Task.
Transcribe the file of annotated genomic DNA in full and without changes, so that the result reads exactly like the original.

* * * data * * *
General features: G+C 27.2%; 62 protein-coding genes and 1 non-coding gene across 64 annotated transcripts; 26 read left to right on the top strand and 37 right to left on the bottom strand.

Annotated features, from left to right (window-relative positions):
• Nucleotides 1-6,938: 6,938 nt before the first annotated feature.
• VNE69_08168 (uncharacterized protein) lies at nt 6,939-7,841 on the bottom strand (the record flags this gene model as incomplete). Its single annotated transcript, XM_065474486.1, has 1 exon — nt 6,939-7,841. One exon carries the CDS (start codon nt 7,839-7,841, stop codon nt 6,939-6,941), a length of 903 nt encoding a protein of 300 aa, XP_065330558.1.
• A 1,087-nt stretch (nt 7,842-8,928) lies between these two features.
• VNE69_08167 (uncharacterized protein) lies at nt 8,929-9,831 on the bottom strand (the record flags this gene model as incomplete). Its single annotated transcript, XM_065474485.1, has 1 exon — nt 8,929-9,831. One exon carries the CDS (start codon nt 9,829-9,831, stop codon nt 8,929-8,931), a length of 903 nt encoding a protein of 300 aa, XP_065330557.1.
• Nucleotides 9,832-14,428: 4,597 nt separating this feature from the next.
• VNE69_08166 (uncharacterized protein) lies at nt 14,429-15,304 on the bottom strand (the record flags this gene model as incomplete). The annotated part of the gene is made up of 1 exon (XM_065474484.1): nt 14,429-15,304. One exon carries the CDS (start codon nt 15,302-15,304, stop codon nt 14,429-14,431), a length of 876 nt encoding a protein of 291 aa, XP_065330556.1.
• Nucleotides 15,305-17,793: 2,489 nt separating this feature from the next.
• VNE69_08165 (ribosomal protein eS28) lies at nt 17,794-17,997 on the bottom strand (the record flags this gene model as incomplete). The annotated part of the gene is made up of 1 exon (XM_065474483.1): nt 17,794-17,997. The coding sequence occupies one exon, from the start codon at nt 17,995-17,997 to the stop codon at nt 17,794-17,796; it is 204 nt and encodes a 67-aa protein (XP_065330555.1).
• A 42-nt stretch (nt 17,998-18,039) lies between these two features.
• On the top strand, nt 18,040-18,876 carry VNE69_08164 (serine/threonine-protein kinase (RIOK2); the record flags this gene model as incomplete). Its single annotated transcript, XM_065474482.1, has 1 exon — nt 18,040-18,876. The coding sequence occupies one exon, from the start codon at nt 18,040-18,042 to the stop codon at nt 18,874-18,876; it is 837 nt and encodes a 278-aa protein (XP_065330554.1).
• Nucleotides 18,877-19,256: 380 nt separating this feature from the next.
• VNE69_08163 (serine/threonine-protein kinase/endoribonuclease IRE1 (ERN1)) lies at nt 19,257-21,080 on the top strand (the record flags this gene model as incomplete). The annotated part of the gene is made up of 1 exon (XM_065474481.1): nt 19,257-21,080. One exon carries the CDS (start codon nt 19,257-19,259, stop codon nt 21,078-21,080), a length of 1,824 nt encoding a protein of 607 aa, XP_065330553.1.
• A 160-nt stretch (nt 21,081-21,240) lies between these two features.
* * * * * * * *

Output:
General features: G+C 27.2%; 62 protein-coding genes and 1 non-coding gene across 64 annotated transcripts; 26 read left to right on the top strand and 37 right to left on the bottom strand.

Annotated features, from left to right (window-relative positions):
• Nucleotides 1-6,938: 6,938 nt before the first annotated feature.
• VNE69_08168 (uncharacterized protein) lies at nt 6,939-7,841 on the bottom strand (the record flags this gene model as incomplete). Its single annotated transcript, XM_065474486.1, has 1 exon — nt 6,939-7,841. One exon carries the CDS (start codon nt 7,839-7,841, stop codon nt 6,939-6,941), a length of 903 nt encoding a protein of 300 aa, XP_065330558.1.
• A 1,087-nt stretch (nt 7,842-8,928) lies between these two features.
• VNE69_08167 (uncharacterized protein) lies at nt 8,929-9,831 on the bottom strand (the record flags this gene model as incomplete). Its single annotated transcript, XM_065474485.1, has 1 exon — nt 8,929-9,831. One exon carries the CDS (start codon nt 9,829-9,831, stop codon nt 8,929-8,931), a length of 903 nt encoding a protein of 300 aa, XP_065330557.1.
• Nucleotides 9,832-14,428: 4,597 nt separating this feature from the next.
• VNE69_08166 (uncharacterized protein) lies at nt 14,429-15,304 on the bottom strand (the record flags this gene model as incomplete). The annotated part of the gene is made up of 1 exon (XM_065474484.1): nt 14,429-15,304. One exon carries the CDS (start codon nt 15,302-15,304, stop codon nt 14,429-14,431), a length of 876 nt encoding a protein of 291 aa, XP_065330556.1.
• Nucleotides 15,305-17,793: 2,489 nt separating this feature from the next.
• VNE69_08165 (ribosomal protein eS28) lies at nt 17,794-17,997 on the bottom strand (the record flags this gene model as incomplete). The annotated part of the gene is made up of 1 exon (XM_065474483.1): nt 17,794-17,997. The coding sequence occupies one exon, from the start codon at nt 17,995-17,997 to the stop codon at nt 17,794-17,796; it is 204 nt and encodes a 67-aa protein (XP_065330555.1).
• A 42-nt stretch (nt 17,998-18,039) lies between these two features.
• On the top strand, nt 18,040-18,876 carry VNE69_08164 (serine/threonine-protein kinase (RIOK2); the record flags this gene model as incomplete). Its single annotated transcript, XM_065474482.1, has 1 exon — nt 18,040-18,876. The coding sequence occupies one exon, from the start codon at nt 18,040-18,042 to the stop codon at nt 18,874-18,876; it is 837 nt and encodes a 278-aa protein (XP_065330554.1).
• Nucleotides 18,877-19,256: 380 nt separating this feature from the next.
• VNE69_08163 (serine/threonine-protein kinase/endoribonuclease IRE1 (ERN1)) lies at nt 19,257-21,080 on the top strand (the record flags this gene model as incomplete). The annotated part of the gene is made up of 1 exon (XM_065474481.1): nt 19,257-21,080. One exon carries the CDS (start codon nt 19,257-19,259, stop codon nt 21,078-21,080), a length of 1,824 nt encoding a protein of 607 aa, XP_065330553.1.
• A 160-nt stretch (nt 21,081-21,240) lies between these two features.